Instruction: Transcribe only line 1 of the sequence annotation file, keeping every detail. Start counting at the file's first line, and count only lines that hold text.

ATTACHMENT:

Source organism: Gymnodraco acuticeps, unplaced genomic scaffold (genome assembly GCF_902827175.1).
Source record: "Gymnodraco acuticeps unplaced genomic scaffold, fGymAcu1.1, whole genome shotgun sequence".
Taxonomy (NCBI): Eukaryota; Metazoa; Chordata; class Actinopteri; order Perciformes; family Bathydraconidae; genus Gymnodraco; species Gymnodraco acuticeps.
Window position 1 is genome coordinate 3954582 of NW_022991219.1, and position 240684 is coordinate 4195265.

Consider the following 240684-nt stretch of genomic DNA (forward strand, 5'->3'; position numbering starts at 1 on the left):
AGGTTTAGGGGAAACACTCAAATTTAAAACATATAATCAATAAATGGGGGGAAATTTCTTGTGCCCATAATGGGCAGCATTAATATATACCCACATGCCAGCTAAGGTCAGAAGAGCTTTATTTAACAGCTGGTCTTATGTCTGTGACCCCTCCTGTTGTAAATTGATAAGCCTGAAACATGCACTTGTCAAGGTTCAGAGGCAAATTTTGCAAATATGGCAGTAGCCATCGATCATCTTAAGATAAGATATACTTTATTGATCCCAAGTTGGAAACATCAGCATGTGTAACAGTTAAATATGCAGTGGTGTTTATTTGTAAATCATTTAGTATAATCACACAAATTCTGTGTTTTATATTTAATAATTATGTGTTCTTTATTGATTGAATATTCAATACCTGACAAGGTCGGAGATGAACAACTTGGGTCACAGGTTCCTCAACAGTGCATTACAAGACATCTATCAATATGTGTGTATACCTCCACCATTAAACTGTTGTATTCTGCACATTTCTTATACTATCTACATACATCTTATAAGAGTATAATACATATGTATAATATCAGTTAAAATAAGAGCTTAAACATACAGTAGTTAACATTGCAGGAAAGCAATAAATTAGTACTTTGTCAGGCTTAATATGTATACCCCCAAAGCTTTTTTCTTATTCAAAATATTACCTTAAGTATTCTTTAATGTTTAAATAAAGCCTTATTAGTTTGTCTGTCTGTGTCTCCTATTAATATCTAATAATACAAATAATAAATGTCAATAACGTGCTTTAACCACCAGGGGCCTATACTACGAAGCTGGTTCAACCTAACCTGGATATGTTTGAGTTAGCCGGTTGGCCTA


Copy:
Source organism: Gymnodraco acuticeps, unplaced genomic scaffold (genome assembly GCF_902827175.1).